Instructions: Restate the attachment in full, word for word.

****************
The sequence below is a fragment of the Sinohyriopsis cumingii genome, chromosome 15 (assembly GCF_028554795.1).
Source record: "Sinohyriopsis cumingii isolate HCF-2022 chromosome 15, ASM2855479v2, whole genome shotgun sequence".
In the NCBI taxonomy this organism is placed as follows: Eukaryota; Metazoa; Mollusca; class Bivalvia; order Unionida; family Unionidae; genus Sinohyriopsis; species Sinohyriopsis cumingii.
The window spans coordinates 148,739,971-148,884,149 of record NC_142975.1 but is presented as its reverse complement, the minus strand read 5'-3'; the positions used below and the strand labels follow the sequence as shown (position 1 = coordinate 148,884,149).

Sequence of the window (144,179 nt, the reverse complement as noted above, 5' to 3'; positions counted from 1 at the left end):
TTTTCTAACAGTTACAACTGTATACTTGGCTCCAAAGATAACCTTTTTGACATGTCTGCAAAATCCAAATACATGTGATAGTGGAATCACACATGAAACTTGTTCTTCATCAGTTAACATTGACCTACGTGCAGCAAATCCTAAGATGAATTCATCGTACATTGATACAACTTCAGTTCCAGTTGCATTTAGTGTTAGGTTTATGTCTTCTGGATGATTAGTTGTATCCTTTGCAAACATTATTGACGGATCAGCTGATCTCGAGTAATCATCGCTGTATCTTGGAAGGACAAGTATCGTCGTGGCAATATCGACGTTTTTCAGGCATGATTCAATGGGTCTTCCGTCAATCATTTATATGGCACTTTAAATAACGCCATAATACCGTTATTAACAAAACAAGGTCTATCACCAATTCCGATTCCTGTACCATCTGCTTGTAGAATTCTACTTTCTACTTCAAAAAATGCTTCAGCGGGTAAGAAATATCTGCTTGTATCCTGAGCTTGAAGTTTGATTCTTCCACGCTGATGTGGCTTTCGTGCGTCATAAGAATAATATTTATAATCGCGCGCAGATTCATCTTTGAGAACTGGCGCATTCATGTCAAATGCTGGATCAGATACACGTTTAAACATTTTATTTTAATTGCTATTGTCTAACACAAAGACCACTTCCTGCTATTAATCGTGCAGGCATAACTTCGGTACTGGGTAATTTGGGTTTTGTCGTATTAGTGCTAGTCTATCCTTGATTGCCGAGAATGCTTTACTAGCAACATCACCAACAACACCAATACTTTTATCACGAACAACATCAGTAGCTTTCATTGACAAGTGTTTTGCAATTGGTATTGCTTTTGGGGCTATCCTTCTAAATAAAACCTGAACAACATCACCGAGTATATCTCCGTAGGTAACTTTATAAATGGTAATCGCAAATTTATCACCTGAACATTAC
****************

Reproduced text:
The sequence below is a fragment of the Sinohyriopsis cumingii genome, chromosome 15 (assembly GCF_028554795.1).
Source record: "Sinohyriopsis cumingii isolate HCF-2022 chromosome 15, ASM2855479v2, whole genome shotgun sequence".
In the NCBI taxonomy this organism is placed as follows: Eukaryota; Metazoa; Mollusca; class Bivalvia; order Unionida; family Unionidae; genus Sinohyriopsis; species Sinohyriopsis cumingii.
The window spans coordinates 148,739,971-148,884,149 of record NC_142975.1 but is presented as its reverse complement, the minus strand read 5'-3'; the positions used below and the strand labels follow the sequence as shown (position 1 = coordinate 148,884,149).

Sequence of the window (144,179 nt, the reverse complement as noted above, 5' to 3'; positions counted from 1 at the left end):
TTTTCTAACAGTTACAACTGTATACTTGGCTCCAAAGATAACCTTTTTGACATGTCTGCAAAATCCAAATACATGTGATAGTGGAATCACACATGAAACTTGTTCTTCATCAGTTAACATTGACCTACGTGCAGCAAATCCTAAGATGAATTCATCGTACATTGATACAACTTCAGTTCCAGTTGCATTTAGTGTTAGGTTTATGTCTTCTGGATGATTAGTTGTATCCTTTGCAAACATTATTGACGGATCAGCTGATCTCGAGTAATCATCGCTGTATCTTGGAAGGACAAGTATCGTCGTGGCAATATCGACGTTTTTCAGGCATGATTCAATGGGTCTTCCGTCAATCATTTATATGGCACTTTAAATAACGCCATAATACCGTTATTAACAAAACAAGGTCTATCACCAATTCCGATTCCTGTACCATCTGCTTGTAGAATTCTACTTTCTACTTCAAAAAATGCTTCAGCGGGTAAGAAATATCTGCTTGTATCCTGAGCTTGAAGTTTGATTCTTCCACGCTGATGTGGCTTTCGTGCGTCATAAGAATAATATTTATAATCGCGCGCAGATTCATCTTTGAGAACTGGCGCATTCATGTCAAATGCTGGATCAGATACACGTTTAAACATTTTATTTTAATTGCTATTGTCTAACACAAAGACCACTTCCTGCTATTAATCGTGCAGGCATAACTTCGGTACTGGGTAATTTGGGTTTTGTCGTATTAGTGCTAGTCTATCCTTGATTGCCGAGAATGCTTTACTAGCAACATCACCAACAACACCAATACTTTTATCACGAACAACATCAGTAGCTTTCATTGACAAGTGTTTTGCAATTGGTATTGCTTTTGGGGCTATCCTTCTAAATAAAACCTGAACAACATCACCGAGTATATCTCCGTAGGTAACTTTATAAATGGTAATCGCAAATTTATCACCTGAACATTAC